Small Town Rejects Surveillance Proposals

By: Carlton Purvis, Published on Jul 08, 2013

For many local governments, one of the first reactions to an increase in crime is the call for more surveillance cameras. Last month, however, a small town in South Dakota decided that adding cameras just wasn’t worth the cost. For this update we talked to city officials and reviewed the proposals the town received when it considered installing security cameras.

Background

Earlier this year, the city of Dell Rapids, South Dakota, population 3,600, started receiving complaints about vandalism occurring at businesses and private property located near the city park. A few Dell Rapids citizens appealed to the city to put up surveillance cameras to deter activity in the area at night and possibly provide evidence of who was responsible.

The city took the complaints seriously and looked into the cost of purchasing three cameras -- two for the city park and one for a nearby block. The city had around $5,000 to spend.

The Proposals

The city received two proposals for the work.

The first proposal, from Safe-N-Secure Security Equipment suggested three 2MP bullet cameras with integrated IR ($985/each), 32GB of SD storage and wireless routers. The total cost would be $5,767. Deputies, would have the ability to view live footage from their vehicles only when within range of the routers. See below.

The integrator says it would need to install a new pole for the cameras to get the best view of the park. That accounts for much of the labor cost, according to an email from the integrator to the city.

The second proposal, from Dakota Security Systems, Inc., an Axis reseller, included three 1MP cameras, 32GB of SD storage, and routers and switches. The proposed price: $6,637. This proposal did not include itemized prices. In an email to the city along with the proposal, Dakota Security Systems attempted to justify the difference cost saying, “Please note that the cameras that we are proposing use the Lightfinder technology. We can revise this quote to reflect the same cameras that our competition is quoting, however, I don't think you would be happy with them."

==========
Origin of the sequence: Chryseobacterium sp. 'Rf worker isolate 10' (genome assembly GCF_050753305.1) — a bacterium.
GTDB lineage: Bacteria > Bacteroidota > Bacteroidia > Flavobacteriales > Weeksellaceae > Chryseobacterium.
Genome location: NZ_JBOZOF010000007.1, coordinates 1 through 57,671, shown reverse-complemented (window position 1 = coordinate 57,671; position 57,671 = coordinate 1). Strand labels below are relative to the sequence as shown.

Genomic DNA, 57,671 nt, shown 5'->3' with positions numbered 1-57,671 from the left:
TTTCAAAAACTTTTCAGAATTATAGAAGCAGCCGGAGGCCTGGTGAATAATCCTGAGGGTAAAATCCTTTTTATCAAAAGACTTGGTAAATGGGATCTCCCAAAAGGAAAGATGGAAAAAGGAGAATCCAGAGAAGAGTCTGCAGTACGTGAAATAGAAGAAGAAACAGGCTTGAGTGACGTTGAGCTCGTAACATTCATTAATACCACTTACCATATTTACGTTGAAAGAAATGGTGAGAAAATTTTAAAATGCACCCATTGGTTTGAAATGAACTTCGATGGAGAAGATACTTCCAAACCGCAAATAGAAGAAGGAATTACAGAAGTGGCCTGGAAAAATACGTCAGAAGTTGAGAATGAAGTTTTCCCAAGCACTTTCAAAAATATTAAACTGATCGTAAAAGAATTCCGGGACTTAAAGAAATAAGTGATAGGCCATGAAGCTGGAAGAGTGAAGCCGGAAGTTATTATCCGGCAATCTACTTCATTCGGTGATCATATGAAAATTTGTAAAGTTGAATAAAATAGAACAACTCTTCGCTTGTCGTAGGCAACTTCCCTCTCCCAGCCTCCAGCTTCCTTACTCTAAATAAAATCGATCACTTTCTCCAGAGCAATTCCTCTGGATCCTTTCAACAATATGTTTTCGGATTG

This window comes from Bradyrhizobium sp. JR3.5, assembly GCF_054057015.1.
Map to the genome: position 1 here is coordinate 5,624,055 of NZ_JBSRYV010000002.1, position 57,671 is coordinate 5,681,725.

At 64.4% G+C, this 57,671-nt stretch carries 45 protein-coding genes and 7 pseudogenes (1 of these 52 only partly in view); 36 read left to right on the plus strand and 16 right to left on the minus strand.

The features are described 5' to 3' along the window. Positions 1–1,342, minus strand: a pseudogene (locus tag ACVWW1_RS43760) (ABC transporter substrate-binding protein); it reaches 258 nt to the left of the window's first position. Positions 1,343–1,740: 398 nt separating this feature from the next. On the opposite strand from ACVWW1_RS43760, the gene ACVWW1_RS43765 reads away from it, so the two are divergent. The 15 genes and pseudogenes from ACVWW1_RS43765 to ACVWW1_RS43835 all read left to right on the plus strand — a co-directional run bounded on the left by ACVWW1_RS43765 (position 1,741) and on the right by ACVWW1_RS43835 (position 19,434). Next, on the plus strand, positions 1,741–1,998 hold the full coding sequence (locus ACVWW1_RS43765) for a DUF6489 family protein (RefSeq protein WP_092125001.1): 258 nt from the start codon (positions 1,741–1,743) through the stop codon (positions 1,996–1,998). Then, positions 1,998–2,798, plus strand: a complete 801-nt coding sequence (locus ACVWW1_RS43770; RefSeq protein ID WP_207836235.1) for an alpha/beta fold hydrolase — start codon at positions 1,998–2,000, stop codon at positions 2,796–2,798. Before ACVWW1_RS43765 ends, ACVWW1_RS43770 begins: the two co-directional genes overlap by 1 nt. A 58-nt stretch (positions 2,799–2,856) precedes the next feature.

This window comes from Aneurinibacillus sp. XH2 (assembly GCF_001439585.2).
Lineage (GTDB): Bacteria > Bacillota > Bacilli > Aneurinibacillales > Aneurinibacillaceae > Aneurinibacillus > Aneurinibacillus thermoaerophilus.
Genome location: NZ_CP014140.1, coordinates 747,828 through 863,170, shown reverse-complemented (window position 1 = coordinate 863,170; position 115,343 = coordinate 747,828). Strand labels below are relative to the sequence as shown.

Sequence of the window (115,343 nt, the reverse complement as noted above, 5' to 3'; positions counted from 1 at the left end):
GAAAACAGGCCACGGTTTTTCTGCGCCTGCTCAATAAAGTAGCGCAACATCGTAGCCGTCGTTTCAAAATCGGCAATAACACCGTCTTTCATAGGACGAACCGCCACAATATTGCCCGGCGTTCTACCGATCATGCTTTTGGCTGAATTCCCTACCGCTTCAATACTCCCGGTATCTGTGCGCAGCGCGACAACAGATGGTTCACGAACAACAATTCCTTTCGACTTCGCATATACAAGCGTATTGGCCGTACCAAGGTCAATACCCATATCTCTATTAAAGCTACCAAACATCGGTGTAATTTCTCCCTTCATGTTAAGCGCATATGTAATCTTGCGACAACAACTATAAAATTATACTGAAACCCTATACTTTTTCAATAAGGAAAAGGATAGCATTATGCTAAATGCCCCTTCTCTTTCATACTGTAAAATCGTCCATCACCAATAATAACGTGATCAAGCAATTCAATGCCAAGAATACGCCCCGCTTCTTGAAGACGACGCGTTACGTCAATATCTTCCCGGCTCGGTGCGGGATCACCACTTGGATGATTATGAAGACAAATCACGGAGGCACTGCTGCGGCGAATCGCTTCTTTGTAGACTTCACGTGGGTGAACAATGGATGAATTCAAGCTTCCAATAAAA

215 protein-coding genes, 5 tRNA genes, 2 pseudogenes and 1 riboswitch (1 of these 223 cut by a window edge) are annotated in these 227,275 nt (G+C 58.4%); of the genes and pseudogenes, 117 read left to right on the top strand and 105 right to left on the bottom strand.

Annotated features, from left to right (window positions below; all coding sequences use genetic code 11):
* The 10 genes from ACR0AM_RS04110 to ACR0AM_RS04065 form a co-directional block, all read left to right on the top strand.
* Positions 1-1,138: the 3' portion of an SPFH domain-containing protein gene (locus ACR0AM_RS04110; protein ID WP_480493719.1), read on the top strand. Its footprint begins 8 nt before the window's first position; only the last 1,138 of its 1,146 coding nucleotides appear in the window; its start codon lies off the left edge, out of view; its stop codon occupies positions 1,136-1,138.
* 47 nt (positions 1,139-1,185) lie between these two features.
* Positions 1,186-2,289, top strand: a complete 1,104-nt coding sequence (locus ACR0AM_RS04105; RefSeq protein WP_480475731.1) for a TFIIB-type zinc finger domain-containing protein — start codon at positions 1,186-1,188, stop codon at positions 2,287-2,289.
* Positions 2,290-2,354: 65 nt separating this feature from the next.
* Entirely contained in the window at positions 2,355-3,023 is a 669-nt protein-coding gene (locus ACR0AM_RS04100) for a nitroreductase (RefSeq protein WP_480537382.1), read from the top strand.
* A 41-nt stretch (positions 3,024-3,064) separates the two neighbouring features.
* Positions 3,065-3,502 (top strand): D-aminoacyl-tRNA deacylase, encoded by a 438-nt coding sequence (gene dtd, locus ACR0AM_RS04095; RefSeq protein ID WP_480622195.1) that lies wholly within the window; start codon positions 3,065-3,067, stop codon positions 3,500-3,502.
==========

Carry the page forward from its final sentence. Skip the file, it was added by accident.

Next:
A third, less formal proposal came from a city official during a recent council meeting, reports the Dell Rapids Tribune. The city's finance officer proposed the city just install motion lights in the park bathrooms. "Even if you’re an officer driving by, you can see if there’s somebody in the bathroom because the lighting is on," she was quoted. 

Results

In the end, the city opted not to install any cameras. “The issues aren’t that extreme to justify the need or cost for those cameras,” said a city official I spoke to after city council decided against adding cameras.

“We don't have any buildings out there where we could hardwire them to a monitor or a DVR. It was either set up a mesh network, which would be expensive or put a wireless router above the camera so when people get within a certain distance they can see the images, but then people would have to go out there. It could have an SD card in it, but we would only really view it when there was an incident, so it would be reactive rather than proactive,” he said. 

Instead, the city is adding motion lights in the bathrooms.

IPVM Analysis

Overall, both bids were reasonably priced (at $2,000 per camera), compared to cities who regularly spend $10,000+ per camera. Despite this, the city could still not justify it.

Both systems could accomplish the city's goal of watching the park at night, however, it matched up an integrated IR camera vs an enhanced low light camera without IR (the Axis Lightfinder). While this was not the deciding factor, it is an increasingly interesting one to consider as the price points are now quite similar.

The system would not be connected to a larger wireless network because the city does not have one. A city official said funding a mesh network to support three cameras was not an option, but if they already had one, for their 911 system, for example, it is more likely the cameras would have been added. However, giving a government grant for a city/town of 3,600 would be a questionable use of tax money.

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